Type of Document Dissertation Author Benghuzzi, Mohsin M. URN etd-09042003-145334 Title Passive Detection Suppression of Cyclostationary Phase Coded Waveforms Degree Doctor of Philosophy Department Electrical and Computer Engineering, Department of Advisory Committee
Advisor Name Title Frank Gross Committee Chair James Simpson Committee Member Rodney Roberts Committee Member Simon Foo Committee Member Keywords
- Signal Detection
- Coded Waveforms
Date of Defense 2003-06-01 Availability unrestricted AbstractCommon military radar systems transmit sophisticated pulse compression waveforms for range information. Although much progress has been made in suppressing the platform radar cross section to avoid detection by enemy active radar, little has been done to protect the platform from being detected due to its own on board emissions. An aircraft can have great stealth properties but have a “loud” pulse compression waveform and is therefore liable to detection by enemy passive receivers.
A technique that reduces pulse peak power levels and maintains high range-resolution is known as pulse compression. Pulse compression is a coding technique in which a radar pulse of duration T is subdivided into N sub-pulses. This technique reduces transmitted power, and therefore, reduces detectability by distributing power over time. A matched filter is used at the receiver to reduce (compress) the effective width of the reflected coded pulse.
A disadvantage of using coded waveforms is that the transmitted signal has detectable features. These features can be easily detected by enemy passive detection equipment. Pulse coding generates features such as carrier frequency, chip rate, and frequency of hopping. In particular, presence of carrier frequency in coded waveforms gives rise to cyclostationary properties. Cyclostationary properties in a phase coded waveform are exhibited in the form of spectral lines in the transformed signal generated
using a nonlinear transformation. This study focuses on suppression of cyclostationary properties present in a transformed Welti coded cw waveform with the nonlinear transformation being that of the quadratic type.
In this dissertation, energy suppression of the cyclostationary spectral lines generated in the power spectral density of the square of the Welti coded cw signal is achieved by filtering the Welti code itself. The filter utilized is of the notch type that is centered around the dc frequency. Three various bandwidths of the energy suppression Welti code notch filter are employed. The bandwidths are chosen in relation to the first null of the Welti code sinc spectrum and are set at: [special characters in settings not supported in ASCII format -- see PDF file].
Spectral line energy suppression is determined by comparing average power within a frequency bandwidth after the square of the filtered and unfiltered Welti coded cw waveforms. The squared cw waveform reference bandwidth within which average power is compared is chosen to be equal to the bandwidth of the main–lobe in the Welti code spectrum, that is [special characters not supported in ASCII format], or 6 MHz, and is centered around twice the carrier frequency, or around 24 MHz. Average power within the reference bandwidth of the unfiltered Welti coded cw waveform is measured to be 10.9 dBm.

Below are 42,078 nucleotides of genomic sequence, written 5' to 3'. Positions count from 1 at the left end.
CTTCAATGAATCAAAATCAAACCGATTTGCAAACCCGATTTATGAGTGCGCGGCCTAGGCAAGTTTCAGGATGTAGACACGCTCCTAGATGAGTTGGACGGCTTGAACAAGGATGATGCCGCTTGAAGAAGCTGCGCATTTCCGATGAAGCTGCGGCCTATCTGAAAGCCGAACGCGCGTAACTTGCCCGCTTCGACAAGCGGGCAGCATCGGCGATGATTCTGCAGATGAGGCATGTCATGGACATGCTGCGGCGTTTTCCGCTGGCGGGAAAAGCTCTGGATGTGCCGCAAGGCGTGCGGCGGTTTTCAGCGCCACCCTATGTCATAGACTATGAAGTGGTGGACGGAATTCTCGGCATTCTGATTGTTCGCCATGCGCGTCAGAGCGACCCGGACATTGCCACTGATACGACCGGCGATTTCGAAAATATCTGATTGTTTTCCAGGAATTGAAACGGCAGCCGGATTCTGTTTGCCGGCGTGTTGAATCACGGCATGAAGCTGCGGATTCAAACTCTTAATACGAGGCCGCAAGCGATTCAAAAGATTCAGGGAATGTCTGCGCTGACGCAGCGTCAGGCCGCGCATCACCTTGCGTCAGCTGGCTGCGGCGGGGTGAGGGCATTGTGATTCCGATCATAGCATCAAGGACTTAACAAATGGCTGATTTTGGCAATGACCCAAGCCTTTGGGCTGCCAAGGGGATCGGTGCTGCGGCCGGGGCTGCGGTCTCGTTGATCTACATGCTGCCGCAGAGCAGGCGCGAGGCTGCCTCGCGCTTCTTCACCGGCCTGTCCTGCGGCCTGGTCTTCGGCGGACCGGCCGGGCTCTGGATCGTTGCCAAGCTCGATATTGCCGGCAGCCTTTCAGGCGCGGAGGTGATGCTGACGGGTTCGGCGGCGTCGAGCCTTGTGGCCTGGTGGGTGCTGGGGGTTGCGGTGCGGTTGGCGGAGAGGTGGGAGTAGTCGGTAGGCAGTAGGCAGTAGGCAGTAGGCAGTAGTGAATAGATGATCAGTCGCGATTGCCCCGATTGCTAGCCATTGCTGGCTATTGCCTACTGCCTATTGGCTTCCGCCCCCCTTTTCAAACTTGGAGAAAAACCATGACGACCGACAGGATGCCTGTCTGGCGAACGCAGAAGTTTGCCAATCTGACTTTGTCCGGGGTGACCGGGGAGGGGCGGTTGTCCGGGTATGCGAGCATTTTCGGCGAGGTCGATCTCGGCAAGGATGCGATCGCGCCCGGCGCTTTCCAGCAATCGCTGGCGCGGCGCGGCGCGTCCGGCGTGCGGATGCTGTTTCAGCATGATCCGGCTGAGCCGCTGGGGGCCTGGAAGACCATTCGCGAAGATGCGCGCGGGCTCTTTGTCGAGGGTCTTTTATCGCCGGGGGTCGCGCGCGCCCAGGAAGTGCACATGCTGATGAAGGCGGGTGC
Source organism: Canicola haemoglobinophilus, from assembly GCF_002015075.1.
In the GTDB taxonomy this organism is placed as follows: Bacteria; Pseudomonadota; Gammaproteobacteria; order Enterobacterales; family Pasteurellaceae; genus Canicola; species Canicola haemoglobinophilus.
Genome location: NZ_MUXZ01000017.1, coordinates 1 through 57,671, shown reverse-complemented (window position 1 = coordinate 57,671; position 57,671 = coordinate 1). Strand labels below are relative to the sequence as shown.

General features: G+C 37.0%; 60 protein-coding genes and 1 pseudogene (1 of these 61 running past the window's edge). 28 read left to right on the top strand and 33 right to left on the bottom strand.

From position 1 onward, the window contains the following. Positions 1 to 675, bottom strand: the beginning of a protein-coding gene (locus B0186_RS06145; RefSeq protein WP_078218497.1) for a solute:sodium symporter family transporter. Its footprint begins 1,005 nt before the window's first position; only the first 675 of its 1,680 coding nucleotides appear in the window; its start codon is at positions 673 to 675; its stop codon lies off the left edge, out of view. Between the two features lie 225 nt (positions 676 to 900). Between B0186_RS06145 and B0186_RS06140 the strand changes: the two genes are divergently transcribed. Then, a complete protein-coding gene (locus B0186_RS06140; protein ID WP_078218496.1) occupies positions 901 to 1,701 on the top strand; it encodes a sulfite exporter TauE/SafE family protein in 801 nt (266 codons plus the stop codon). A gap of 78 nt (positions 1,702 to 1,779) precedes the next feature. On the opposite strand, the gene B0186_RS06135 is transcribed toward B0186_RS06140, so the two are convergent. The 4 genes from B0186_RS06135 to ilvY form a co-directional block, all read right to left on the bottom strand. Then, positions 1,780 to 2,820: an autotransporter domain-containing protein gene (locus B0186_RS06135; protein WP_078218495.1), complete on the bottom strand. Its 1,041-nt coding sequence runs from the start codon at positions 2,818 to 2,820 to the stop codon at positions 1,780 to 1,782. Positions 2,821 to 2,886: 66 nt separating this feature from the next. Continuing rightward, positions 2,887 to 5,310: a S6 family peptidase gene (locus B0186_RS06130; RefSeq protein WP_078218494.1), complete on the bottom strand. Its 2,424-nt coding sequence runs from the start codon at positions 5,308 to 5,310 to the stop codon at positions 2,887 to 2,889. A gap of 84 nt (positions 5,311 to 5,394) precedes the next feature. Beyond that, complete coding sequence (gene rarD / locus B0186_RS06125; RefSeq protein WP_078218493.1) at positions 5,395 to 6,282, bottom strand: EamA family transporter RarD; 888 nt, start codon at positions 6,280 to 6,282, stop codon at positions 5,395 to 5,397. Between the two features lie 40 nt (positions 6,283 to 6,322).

Filtering using the first Welti code notch filter bandwidth of [special characters not supported in ASCII format], or 60 kHz results in no code distortion. Filtering using this bandwidth also causes no degradation in the Welti code’s desirable complementary characteristics as the composite autocorrelation’s narrow central peak is retained and the time side-lobes still cancel. The average power within the cw waveform reference bandwidth, for this notch filter bandwidth case, is measured to be 8.98 dBm, which is a reduction of approximately 36.6% from the average power for the unsuppressed cw waveform.
Filtering using the second energy suppression Welti code notch filter bandwidth of [special characters not supported in ASCII format], or 120 kHz results in slight code distortion; nonetheless, the overall shape of the Welti code is maintained. For this bandwidth case also, filtering causes no degradation in the Welti code composite autocorrelation’s narrow central peak characteristic, and the time side-lobes still virtually cancel. The average power within the cw waveform reference bandwidth is measured to be 7.32 dBm, which is a reduction of approximately 56.5 % from the average power for the unsuppressed cw waveform.
Filtering using the third energy suppression Welti code notch filter bandwidth of [special characters not supported in ASCII format], or 240 kHz resulted in highly noticeable code distortion. For this bandwidth case, the narrow central peak characteristic also remained unchanged, however, no complete side-lobe cancellation resulted. The average power within the cw waveform reference bandwidth was measured to be 4.47 dBm, which is a reduction of approximately 77.4 % from the average power for the unsuppressed cw waveform.
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